Newly passed amendments placing all six social security funds under the Ministry Labour and Employment and directing harmonisation of benefits calculations in a bid to improve the sector have been well received.
Under the previous set up each social security fund was formed under its own law, reported to a different authority and used different formula to calculate benefits for its members.
Members interviewed by The Guardian said the measures would go a long way in improving the way the funds served members and their sustainability.
“We are happy that there will be freedom for members to choose the fund they wanted to join,” said Hamad Said of Temeke, pointing out that it was also a wake-up call for funds offering members poor services.
Siegfrid Kalau of a firm in Dar’s IT sector said he hoped the Social Security Regulatory Authority would strictly ensure that members’ funds are invested wisely.
Before the amendments the Parastatal Pension Fund (PPF), Public Service Pension Fund (PSPF) and Government Employees Pension Fund (GEPF) reported to the ministry of Finance, while the National Social Security Fund (NSSF) was under the Ministry of Labour and Employment and the Local Authorities Pensions Fund (LAPF) came under the Prime Minister’s Office (Regional Administration).
The National Hospital Insurance Fund (NHIF) reported to the ministry of Health and Social Welfare.
The amendments presented to the House by the Minister for Labour and Employment Gaudencia Kabaka Social Security Funds besides harmonising the benefits calculations formulae, also requires that it take into account the entire service period of a member, life span after retirement, the pension value compared to the avalanche of value for money and inflation, as well as service integration for members who had worked in different places.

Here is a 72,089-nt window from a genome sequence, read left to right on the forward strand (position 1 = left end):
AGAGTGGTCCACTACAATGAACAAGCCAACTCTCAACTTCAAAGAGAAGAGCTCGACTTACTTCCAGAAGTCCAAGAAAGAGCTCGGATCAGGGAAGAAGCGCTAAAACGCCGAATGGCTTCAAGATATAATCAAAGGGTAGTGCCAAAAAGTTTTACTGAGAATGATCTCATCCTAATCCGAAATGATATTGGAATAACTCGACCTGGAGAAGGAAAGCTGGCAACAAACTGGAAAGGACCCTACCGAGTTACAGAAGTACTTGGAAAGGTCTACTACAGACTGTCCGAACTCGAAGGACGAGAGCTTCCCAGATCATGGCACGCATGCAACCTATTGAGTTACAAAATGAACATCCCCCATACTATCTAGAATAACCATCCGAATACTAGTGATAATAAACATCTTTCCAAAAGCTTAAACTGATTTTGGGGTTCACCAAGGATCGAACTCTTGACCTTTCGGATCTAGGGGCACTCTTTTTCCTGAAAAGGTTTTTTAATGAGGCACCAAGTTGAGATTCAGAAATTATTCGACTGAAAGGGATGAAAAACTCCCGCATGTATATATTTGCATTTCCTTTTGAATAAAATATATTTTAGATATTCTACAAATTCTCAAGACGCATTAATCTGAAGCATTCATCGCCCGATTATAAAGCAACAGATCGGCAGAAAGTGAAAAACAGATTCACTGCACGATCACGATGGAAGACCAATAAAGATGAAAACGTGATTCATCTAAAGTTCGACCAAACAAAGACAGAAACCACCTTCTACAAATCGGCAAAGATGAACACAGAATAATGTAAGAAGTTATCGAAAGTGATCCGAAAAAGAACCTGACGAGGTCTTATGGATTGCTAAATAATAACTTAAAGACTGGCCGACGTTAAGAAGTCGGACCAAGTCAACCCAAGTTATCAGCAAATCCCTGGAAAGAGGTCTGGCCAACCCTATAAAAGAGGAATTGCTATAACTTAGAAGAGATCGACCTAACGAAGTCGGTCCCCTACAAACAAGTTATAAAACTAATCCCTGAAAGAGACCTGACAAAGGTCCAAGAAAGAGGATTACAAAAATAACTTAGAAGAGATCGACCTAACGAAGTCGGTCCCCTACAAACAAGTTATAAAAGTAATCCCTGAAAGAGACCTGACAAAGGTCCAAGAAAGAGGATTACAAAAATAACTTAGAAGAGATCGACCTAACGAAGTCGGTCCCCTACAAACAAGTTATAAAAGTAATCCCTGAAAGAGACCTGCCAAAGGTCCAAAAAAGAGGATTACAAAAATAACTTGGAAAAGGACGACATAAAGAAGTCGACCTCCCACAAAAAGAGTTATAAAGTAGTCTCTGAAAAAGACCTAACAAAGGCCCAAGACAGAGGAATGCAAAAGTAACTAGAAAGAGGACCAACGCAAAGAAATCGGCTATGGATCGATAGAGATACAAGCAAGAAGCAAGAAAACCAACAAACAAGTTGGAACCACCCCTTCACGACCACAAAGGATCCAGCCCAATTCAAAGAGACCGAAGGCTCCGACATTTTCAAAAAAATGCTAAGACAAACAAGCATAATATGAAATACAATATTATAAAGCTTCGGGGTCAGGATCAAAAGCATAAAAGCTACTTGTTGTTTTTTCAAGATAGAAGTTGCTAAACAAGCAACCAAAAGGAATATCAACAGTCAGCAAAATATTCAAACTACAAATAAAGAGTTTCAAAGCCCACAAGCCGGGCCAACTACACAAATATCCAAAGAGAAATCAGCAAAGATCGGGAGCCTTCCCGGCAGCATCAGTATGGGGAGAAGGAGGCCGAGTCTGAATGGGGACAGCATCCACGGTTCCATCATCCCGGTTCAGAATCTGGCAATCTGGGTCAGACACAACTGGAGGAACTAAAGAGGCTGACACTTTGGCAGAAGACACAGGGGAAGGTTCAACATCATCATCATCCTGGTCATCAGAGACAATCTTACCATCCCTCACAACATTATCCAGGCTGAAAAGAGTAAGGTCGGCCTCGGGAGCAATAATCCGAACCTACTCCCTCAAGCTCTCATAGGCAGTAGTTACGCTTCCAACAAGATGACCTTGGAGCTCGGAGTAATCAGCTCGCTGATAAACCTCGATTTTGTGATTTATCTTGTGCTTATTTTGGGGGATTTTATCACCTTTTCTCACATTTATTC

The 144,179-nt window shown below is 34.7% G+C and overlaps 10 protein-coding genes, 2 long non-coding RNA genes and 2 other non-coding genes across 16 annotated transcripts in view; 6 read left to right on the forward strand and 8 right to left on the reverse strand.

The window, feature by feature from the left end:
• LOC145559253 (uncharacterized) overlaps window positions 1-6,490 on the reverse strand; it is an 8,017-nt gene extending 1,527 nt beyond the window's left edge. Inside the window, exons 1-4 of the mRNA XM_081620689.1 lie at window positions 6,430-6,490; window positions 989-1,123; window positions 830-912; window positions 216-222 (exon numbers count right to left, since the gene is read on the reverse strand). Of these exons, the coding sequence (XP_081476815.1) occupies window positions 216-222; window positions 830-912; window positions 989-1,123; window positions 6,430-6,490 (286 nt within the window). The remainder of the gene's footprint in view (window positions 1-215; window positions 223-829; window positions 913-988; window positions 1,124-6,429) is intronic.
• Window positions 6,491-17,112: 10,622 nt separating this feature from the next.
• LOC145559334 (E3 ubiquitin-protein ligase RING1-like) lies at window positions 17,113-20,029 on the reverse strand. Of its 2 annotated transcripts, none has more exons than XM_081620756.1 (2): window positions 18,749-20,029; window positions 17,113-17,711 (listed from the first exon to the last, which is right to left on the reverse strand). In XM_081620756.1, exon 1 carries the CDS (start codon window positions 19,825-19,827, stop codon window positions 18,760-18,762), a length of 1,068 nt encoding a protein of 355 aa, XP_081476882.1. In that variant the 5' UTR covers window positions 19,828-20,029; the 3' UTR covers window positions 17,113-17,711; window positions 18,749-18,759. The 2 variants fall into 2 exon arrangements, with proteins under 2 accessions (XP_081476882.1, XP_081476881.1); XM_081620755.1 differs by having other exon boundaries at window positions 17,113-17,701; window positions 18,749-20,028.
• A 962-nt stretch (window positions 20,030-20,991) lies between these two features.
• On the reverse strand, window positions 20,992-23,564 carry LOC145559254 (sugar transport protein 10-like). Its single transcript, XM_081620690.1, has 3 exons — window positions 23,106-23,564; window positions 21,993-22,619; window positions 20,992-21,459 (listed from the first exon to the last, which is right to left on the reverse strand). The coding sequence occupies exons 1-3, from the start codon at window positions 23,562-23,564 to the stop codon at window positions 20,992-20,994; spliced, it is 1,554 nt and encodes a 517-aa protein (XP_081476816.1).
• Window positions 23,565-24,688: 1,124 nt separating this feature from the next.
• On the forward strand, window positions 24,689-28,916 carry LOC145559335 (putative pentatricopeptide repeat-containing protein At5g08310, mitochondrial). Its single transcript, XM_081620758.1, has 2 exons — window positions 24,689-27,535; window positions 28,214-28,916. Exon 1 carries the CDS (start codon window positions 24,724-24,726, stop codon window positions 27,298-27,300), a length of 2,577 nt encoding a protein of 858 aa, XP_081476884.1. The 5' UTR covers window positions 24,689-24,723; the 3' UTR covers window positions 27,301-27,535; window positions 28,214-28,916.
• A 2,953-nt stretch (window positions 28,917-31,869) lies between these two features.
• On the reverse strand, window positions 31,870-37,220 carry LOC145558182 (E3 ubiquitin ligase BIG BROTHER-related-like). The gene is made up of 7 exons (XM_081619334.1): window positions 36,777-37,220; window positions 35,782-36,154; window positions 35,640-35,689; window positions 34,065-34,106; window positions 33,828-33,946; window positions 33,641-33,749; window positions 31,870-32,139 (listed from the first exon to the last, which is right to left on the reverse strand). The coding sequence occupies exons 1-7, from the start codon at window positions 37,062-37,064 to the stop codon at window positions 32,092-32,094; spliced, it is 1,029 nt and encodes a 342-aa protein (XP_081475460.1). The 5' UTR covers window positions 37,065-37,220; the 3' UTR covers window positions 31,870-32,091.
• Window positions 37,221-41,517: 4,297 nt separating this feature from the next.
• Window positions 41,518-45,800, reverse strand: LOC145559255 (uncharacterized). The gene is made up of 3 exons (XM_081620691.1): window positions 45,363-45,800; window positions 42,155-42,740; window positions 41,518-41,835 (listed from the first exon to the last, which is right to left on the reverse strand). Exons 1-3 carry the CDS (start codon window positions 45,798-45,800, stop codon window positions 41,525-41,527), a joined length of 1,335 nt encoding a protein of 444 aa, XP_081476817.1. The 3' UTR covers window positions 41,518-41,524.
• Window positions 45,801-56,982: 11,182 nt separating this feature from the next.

Social Security Regulatory Authority act no.8 of year 2008, section 30 requires all employers to give new employees the opportunity to join a social security fund of their choice.
The amendments also open the door for competition in membership registration, with the criteria for all Social Security Funds being good service delivery and additional products from those stated by ILO Convention 102.
Minister Kabaka said the more than 150 amendments aimed to change Social Security Funds laws, Authority law, and Insurance law and include missing provisions to improve social security services, benefits, reduce operating costs, provide guidelines, including investment guidelines.
She said many members had complained of not benefiting from investments made by Social Security Funds.
She said the government through the Social Security Regulatory Authority aimed to ensure sustainability of the funds, protect interest of members, increase coverage and reduce the burden to the Government. The amendments empower Authority to set benefit calculation formulae, issue regulations, conduct actuarial valuation, conduct compliance and other function as stated in the SSRA act section 5 with exception of policy issues.
It was also the government vision that eventually every Tanzanian would become a member of social security funds.
She said the amendments also entailed changing names of some Funds to enable them to register members in the market both from formal and informal sectors. Currently only 3.5 percent of all Tanzanians are members of Social Security Funds and only 6.5 percent of the work force are members of schemes.
Number of board members both for the Authority and the Social Security Funds has been reviewed and clearly stated that it will range between 7-9 depending on the size of the Fund, also enabling good representation of employers, employees, governments and professionals.
Social Security Funds Investments will be guided by investment guidelines to be issued by Authority in collaboration with the central bank.
According to new changes any employer with foreign employees will have to remit all employees’ contributions to the Social Security Funds, regardless to their nationality as this will increase coverage, membership and size of the fund.